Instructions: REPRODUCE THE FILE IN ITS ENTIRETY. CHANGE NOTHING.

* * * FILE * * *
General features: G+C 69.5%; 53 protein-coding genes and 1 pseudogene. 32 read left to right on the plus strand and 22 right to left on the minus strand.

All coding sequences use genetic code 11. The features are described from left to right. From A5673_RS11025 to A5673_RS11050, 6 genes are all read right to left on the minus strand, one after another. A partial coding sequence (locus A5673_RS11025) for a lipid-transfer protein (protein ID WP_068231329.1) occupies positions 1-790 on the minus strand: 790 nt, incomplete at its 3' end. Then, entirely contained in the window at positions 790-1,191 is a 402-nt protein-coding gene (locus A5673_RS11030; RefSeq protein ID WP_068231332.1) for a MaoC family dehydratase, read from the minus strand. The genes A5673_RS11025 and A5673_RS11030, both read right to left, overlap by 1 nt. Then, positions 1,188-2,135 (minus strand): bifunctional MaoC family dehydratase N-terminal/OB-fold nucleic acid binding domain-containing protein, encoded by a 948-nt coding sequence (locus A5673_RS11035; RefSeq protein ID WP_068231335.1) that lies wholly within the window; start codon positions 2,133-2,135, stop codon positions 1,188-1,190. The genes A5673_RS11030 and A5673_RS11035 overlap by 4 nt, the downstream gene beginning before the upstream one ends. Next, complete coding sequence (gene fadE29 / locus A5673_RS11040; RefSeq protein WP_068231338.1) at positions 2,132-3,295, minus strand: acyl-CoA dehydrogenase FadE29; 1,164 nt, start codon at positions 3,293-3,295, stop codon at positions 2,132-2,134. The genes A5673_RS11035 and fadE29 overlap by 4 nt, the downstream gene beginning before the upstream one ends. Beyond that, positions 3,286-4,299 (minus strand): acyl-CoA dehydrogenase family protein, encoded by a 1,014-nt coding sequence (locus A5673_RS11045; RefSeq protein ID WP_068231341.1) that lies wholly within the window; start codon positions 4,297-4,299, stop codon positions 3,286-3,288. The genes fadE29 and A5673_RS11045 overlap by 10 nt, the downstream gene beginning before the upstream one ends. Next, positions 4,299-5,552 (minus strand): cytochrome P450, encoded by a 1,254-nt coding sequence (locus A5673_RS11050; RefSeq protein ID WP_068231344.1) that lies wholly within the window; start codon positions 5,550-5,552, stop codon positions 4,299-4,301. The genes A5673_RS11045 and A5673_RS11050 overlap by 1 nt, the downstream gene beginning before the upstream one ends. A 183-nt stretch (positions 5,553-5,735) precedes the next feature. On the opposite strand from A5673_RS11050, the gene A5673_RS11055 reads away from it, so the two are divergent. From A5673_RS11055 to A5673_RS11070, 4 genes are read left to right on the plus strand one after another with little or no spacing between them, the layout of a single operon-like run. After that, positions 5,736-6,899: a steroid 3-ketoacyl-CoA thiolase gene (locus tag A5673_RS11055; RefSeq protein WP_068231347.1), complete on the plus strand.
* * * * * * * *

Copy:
General features: G+C 69.5%; 53 protein-coding genes and 1 pseudogene. 32 read left to right on the plus strand and 22 right to left on the minus strand.

All coding sequences use genetic code 11. The features are described from left to right. From A5673_RS11025 to A5673_RS11050, 6 genes are all read right to left on the minus strand, one after another. A partial coding sequence (locus A5673_RS11025) for a lipid-transfer protein (protein ID WP_068231329.1) occupies positions 1-790 on the minus strand: 790 nt, incomplete at its 3' end. Then, entirely contained in the window at positions 790-1,191 is a 402-nt protein-coding gene (locus A5673_RS11030; RefSeq protein ID WP_068231332.1) for a MaoC family dehydratase, read from the minus strand. The genes A5673_RS11025 and A5673_RS11030, both read right to left, overlap by 1 nt. Then, positions 1,188-2,135 (minus strand): bifunctional MaoC family dehydratase N-terminal/OB-fold nucleic acid binding domain-containing protein, encoded by a 948-nt coding sequence (locus A5673_RS11035; RefSeq protein ID WP_068231335.1) that lies wholly within the window; start codon positions 2,133-2,135, stop codon positions 1,188-1,190. The genes A5673_RS11030 and A5673_RS11035 overlap by 4 nt, the downstream gene beginning before the upstream one ends. Next, complete coding sequence (gene fadE29 / locus A5673_RS11040; RefSeq protein WP_068231338.1) at positions 2,132-3,295, minus strand: acyl-CoA dehydrogenase FadE29; 1,164 nt, start codon at positions 3,293-3,295, stop codon at positions 2,132-2,134. The genes A5673_RS11035 and fadE29 overlap by 4 nt, the downstream gene beginning before the upstream one ends. Beyond that, positions 3,286-4,299 (minus strand): acyl-CoA dehydrogenase family protein, encoded by a 1,014-nt coding sequence (locus A5673_RS11045; RefSeq protein ID WP_068231341.1) that lies wholly within the window; start codon positions 4,297-4,299, stop codon positions 3,286-3,288. The genes fadE29 and A5673_RS11045 overlap by 10 nt, the downstream gene beginning before the upstream one ends. Next, positions 4,299-5,552 (minus strand): cytochrome P450, encoded by a 1,254-nt coding sequence (locus A5673_RS11050; RefSeq protein ID WP_068231344.1) that lies wholly within the window; start codon positions 5,550-5,552, stop codon positions 4,299-4,301. The genes A5673_RS11045 and A5673_RS11050 overlap by 1 nt, the downstream gene beginning before the upstream one ends. A 183-nt stretch (positions 5,553-5,735) precedes the next feature. On the opposite strand from A5673_RS11050, the gene A5673_RS11055 reads away from it, so the two are divergent. From A5673_RS11055 to A5673_RS11070, 4 genes are read left to right on the plus strand one after another with little or no spacing between them, the layout of a single operon-like run. After that, positions 5,736-6,899: a steroid 3-ketoacyl-CoA thiolase gene (locus tag A5673_RS11055; RefSeq protein WP_068231347.1), complete on the plus strand.